SEOUL, April 27 (Reuters) - Smiling and holding hands, North Korean leader Kim Jong Un and South Korean President Moon Jae-in met at the heavily fortified demilitarized zone between the countries on Friday in the first summit for the two Koreas in over a decade.
The meeting, aimed at ending their decades-long conflict and easing tensions over the North's nuclear weapons program, comes weeks before Kim is due to meet U.S. President Donald Trump.
Moon greeted Kim at the military demarcation line at 9:30 a.m. (0030 GMT), making Kim the first North Korean leader to set foot in the South since the 1950-53 Korean War.
Kim invited Moon to step briefly across the demarcation line into North Korea, before the two leaders crossed back into South Korea holding hands.
The two were handed flowers by a South Korean boy and girl, residents of a village situated in the demilitarized zone.
Walking on a red carpet rolled out for the two heads of state, the pair were met by a South Korean honor guard in historical costumes and playing traditional music.
The two are expected to talk denuclearisation and exchanges between the Koreas and also will plant a memorial tree at the border truce village of Panmunjom.
Kim and Trump are expected to meet in late May or June, with Trump saying on Thursday he was considering several possible dates and venues.
Just months ago, Trump and Kim were trading threats and insults as North Korea's rapid advances in pursuit of nuclear-armed missiles capable of hitting the United States raised fears of a fresh conflict on the Korean peninsula.
Earlier Friday North Korea's official KCNA news agency said Kim had left Pyongyang for the "historical" summit in which he would "open-heartedly discuss with Moon Jae-in all the issues arising in improving inter-Korean relations and achieving peace, prosperity and reunification of the Korean peninsula."
Just days before the summit, Kim said North Korea would suspend nuclear and long-range missile tests and dismantle its only known nuclear test site.
Moon traveled to the meeting in a large motorcade, stopping briefly to greet dozens of summit supporters waving South Korean flags near the Blue House.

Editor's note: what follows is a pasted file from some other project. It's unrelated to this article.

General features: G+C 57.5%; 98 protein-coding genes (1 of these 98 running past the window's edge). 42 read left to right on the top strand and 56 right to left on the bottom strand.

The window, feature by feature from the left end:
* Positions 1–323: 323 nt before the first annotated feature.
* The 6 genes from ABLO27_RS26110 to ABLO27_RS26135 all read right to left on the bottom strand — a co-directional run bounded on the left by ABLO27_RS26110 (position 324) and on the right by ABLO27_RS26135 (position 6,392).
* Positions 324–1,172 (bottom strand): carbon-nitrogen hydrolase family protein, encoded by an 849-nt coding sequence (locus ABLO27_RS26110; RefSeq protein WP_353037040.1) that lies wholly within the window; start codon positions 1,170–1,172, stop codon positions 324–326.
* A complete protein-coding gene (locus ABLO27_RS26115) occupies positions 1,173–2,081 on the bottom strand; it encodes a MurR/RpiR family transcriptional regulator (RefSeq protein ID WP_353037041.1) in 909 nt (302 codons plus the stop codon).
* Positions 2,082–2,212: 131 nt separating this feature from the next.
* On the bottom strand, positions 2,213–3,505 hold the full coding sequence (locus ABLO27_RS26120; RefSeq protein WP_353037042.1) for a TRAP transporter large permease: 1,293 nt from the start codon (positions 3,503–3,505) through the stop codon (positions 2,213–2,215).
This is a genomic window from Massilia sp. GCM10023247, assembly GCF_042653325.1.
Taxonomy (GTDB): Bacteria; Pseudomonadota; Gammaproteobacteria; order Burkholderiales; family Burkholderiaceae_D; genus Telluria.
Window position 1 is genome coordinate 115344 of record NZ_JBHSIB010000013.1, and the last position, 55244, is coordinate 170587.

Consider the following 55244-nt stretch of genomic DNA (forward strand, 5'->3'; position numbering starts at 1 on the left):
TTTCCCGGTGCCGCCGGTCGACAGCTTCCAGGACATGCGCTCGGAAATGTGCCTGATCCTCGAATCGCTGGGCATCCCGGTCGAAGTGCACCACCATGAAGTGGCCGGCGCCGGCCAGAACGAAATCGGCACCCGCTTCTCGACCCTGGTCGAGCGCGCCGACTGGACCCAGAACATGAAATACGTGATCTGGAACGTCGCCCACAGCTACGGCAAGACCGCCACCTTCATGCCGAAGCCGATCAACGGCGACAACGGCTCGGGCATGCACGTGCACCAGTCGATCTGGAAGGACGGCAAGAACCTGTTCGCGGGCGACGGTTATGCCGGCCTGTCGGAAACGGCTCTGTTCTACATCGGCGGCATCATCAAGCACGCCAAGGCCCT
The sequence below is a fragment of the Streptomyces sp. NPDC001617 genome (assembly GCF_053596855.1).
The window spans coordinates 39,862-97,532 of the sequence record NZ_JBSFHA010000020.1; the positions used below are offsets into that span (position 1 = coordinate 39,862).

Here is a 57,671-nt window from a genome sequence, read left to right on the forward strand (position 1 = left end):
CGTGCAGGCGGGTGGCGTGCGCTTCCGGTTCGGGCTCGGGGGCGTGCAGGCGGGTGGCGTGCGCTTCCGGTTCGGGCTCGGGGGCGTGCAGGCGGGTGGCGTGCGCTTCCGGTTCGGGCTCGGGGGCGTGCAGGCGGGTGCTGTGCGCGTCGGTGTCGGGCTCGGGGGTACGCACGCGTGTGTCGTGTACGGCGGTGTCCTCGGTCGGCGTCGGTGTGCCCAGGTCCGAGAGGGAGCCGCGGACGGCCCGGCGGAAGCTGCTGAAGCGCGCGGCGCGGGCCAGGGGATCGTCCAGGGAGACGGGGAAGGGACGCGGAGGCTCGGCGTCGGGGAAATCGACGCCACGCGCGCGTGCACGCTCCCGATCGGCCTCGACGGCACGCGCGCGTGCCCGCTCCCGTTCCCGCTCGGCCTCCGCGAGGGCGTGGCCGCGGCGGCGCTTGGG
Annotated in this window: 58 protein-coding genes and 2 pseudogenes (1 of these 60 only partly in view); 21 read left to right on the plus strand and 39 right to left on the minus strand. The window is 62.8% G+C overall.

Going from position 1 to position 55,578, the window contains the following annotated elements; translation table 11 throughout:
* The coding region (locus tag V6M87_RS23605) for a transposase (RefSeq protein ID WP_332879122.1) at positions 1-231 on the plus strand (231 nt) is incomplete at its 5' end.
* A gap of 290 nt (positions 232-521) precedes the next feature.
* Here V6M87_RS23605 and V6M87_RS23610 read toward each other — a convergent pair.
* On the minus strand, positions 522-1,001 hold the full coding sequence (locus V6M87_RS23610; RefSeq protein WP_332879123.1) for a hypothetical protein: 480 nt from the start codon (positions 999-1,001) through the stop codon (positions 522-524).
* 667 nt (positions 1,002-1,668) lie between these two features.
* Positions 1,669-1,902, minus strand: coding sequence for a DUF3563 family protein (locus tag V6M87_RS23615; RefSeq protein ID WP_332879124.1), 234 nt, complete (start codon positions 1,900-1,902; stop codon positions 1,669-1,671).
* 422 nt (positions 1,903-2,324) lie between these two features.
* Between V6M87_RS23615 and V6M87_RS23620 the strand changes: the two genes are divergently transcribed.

Hundreds of demonstrators were seen gathering in downtown Seoul from early morning to protest or support the summit.
Skepticism has been rampant about whether Kim is ready to abandon the hard-earned nuclear arsenal his country has defended and developed for decades as what it says is a necessary deterrent against U.S. invasion.
The two neighbors expect to release a joint statement late on Friday - possibly called the Panmunjom Declaration - that could address denuclearisation and peace, and an improvement in relations, South Korean officials said.
Impoverished North Korea and the rich, democratic South are technically still at war because the Korean War ended in a truce, not a peace treaty.
The United States stations 28,500 troops in South Korea as a legacy of the Cold War conflict, which pitted the South, the United States and United Nations forces against the communist North, backed by China and Russia.
On Thursday, Trump once again he added that it remained unclear whether his meeting with Kimwould occur.
"It could be that I walk out quickly - with respect - but ... it could be that maybe the meeting doesn't even take place," he told Fox News by telephone. "Who knows. But I can tell you right now they want to meet."
The White House released two photographs of then Secretary of State-designate and CIA chief Mike Pompeo's meeting with Kim in North Korea over the Easter weekend to discuss the planned summit. It was Kim's first known meeting with a U.S. official.
The photos show Kim and Pompeo, who was confirmed as secretary of state on Thursday, shaking hands. In one they faced each other looking serious; in the other they both appeared to wear faint smiles. https://bit.ly/2KfRHN3
The latest summit has particular significance not least because of its venue: the Demilitarised Zone, a 160-mile (260-km) long, 2.5-mile (4-km) wide strip of land created in the 1953 armistice to serve as a buffer between the South and North.
For the first time, key moments such as Kim crossing the border into the South, the two leaders shaking hands and walking to the Peace House for their talks, were broadcast live.
(Reporting by the Inter-Korean Summit Press Corps, Christine Kim and Josh Smith; Additional reporting by David Brunnstrom and Susan Heavey and Eric Beech in WASHINGTON Editing by Lincoln Feast and James Dalgleish)